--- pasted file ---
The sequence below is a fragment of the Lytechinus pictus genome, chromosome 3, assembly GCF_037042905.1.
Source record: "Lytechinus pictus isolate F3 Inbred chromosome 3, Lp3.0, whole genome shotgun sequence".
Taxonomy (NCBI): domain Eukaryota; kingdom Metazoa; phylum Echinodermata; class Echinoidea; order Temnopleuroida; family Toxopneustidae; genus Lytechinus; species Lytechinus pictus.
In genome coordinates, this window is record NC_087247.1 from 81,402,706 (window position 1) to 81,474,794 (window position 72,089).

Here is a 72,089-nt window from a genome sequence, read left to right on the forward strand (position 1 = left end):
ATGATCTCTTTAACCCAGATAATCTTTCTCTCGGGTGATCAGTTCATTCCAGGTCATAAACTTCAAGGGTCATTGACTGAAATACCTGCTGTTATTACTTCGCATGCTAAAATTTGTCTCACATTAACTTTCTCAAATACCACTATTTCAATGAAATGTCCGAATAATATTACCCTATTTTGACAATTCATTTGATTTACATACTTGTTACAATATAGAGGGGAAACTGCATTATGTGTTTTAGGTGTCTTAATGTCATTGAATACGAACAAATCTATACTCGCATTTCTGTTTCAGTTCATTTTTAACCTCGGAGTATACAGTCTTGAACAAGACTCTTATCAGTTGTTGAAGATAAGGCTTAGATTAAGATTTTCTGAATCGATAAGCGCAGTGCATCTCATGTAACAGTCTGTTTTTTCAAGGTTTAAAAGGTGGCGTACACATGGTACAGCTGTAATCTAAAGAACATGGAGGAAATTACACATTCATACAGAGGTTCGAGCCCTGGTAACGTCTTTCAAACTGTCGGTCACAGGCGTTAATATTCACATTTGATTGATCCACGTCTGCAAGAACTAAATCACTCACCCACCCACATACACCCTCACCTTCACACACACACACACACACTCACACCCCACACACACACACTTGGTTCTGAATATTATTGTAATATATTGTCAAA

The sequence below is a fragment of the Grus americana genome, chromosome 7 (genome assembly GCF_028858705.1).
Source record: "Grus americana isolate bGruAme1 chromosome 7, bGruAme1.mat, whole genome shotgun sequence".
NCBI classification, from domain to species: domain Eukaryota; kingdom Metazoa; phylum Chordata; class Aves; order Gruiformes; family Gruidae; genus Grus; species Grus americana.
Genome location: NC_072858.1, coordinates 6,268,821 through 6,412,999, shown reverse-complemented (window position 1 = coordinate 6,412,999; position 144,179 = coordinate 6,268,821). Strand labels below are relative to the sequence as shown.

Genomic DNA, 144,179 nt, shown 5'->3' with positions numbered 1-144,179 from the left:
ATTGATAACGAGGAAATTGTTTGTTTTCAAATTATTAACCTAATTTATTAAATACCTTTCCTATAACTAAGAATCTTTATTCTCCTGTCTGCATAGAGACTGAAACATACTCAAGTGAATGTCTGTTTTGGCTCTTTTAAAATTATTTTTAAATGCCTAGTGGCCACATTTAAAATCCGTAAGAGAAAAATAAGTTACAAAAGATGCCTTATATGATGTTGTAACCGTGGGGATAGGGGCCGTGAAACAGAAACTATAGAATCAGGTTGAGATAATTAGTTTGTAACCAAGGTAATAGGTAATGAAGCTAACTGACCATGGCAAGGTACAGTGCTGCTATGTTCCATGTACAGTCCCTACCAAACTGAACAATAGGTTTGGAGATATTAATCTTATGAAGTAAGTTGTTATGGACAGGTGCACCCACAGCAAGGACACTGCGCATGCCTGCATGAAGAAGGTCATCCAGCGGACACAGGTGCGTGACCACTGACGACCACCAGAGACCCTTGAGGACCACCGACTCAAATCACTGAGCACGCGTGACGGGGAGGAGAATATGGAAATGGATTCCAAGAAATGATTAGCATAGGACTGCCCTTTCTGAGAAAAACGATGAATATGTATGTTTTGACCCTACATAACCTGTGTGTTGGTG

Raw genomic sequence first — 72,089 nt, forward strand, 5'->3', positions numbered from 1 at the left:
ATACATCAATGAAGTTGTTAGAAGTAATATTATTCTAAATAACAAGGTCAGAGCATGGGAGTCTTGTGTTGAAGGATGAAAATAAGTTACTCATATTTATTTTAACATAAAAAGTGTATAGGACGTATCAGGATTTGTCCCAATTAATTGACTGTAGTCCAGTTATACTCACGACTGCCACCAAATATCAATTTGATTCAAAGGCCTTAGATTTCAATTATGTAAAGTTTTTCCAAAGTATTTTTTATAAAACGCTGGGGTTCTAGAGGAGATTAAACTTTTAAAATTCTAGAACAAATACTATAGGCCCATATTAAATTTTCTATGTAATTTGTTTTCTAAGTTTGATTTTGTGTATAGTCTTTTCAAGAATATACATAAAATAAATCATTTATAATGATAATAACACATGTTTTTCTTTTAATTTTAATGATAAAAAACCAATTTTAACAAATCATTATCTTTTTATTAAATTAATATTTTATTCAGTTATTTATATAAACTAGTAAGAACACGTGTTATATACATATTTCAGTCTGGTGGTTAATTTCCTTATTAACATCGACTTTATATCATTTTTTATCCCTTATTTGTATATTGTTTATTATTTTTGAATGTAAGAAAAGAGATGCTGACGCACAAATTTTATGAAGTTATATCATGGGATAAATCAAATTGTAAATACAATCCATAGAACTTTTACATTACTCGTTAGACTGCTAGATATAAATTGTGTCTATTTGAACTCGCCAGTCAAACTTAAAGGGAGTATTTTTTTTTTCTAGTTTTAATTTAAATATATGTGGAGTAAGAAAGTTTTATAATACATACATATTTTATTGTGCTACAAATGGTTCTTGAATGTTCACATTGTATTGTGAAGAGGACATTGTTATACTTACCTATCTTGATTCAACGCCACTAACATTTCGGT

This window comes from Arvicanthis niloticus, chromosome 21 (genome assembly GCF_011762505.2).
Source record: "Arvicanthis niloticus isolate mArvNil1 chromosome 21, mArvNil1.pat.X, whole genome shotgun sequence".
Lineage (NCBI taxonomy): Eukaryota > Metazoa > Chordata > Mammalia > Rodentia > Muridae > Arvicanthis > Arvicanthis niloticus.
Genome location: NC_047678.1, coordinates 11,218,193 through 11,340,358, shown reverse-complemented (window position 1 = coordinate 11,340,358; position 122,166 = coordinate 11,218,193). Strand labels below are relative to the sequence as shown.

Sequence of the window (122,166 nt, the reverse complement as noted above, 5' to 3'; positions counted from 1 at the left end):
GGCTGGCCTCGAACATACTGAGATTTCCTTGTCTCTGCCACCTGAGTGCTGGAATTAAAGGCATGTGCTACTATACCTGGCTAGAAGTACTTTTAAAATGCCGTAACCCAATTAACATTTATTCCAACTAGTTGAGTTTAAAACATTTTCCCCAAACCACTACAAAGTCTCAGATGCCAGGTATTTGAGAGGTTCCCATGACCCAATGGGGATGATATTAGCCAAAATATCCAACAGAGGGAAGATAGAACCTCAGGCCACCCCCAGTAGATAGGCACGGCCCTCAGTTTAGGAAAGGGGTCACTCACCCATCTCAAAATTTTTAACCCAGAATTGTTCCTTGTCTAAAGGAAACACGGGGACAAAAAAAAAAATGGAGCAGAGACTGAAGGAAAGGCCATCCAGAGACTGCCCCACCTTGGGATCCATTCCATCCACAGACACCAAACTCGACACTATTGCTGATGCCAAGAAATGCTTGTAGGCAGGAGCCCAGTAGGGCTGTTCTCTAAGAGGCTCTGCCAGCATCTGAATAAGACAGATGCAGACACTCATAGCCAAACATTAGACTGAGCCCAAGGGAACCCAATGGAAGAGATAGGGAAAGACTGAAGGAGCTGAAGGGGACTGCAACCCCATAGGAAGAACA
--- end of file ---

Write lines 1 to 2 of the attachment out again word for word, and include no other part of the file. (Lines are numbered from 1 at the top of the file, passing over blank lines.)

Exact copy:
The sequence below is a fragment of the Lytechinus pictus genome, chromosome 3, assembly GCF_037042905.1.
Source record: "Lytechinus pictus isolate F3 Inbred chromosome 3, Lp3.0, whole genome shotgun sequence".